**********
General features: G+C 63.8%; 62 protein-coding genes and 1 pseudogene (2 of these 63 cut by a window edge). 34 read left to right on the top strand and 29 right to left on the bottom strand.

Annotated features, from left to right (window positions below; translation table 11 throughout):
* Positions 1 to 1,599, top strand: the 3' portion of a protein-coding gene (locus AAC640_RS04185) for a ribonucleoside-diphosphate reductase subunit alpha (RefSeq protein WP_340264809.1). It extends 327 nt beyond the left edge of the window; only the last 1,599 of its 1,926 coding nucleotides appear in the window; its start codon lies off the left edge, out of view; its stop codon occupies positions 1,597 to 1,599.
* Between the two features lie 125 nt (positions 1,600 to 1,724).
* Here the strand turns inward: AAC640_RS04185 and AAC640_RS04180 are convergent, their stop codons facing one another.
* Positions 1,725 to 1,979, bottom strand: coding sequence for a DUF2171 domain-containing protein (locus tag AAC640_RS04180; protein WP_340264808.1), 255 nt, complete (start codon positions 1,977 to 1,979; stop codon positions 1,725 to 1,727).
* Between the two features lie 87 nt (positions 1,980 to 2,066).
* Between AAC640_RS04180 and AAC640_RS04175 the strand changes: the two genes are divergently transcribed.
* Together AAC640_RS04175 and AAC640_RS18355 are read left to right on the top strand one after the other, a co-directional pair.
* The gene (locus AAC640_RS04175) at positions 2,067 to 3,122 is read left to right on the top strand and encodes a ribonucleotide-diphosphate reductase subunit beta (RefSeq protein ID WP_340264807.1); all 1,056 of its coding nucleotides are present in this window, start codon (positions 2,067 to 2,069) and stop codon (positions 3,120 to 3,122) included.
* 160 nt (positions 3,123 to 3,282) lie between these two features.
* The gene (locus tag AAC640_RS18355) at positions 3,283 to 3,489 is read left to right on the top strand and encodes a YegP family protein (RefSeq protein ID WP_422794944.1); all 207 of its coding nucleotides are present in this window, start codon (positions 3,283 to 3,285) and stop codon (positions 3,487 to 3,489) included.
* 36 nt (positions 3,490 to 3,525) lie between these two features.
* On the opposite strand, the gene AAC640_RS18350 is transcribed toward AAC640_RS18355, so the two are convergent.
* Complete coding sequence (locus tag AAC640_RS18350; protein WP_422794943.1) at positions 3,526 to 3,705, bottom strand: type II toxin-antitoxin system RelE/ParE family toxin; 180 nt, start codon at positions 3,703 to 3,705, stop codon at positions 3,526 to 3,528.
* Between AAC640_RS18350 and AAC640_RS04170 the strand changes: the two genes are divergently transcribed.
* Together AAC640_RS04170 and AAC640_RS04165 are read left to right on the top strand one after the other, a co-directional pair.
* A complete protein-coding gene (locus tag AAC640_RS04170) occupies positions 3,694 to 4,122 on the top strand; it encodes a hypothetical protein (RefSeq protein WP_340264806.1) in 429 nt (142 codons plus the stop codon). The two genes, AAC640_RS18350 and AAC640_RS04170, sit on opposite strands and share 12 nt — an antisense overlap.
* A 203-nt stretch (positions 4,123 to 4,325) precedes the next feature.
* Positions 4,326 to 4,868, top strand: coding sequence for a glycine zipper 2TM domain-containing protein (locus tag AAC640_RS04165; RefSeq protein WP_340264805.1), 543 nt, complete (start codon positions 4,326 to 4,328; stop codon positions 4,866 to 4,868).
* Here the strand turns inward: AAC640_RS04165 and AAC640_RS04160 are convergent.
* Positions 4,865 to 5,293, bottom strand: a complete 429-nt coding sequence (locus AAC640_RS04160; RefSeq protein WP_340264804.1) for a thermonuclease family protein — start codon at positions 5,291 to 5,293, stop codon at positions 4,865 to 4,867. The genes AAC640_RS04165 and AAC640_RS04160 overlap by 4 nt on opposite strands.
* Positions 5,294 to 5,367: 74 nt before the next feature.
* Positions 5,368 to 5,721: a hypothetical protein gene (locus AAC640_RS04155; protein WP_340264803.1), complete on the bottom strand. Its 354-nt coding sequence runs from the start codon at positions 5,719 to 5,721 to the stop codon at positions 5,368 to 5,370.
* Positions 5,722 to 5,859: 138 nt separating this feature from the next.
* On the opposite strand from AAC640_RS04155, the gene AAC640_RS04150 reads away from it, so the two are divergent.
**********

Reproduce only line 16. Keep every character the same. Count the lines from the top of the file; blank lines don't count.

* Between AAC640_RS18350 and AAC640_RS04170 the strand changes: the two genes are divergently transcribed.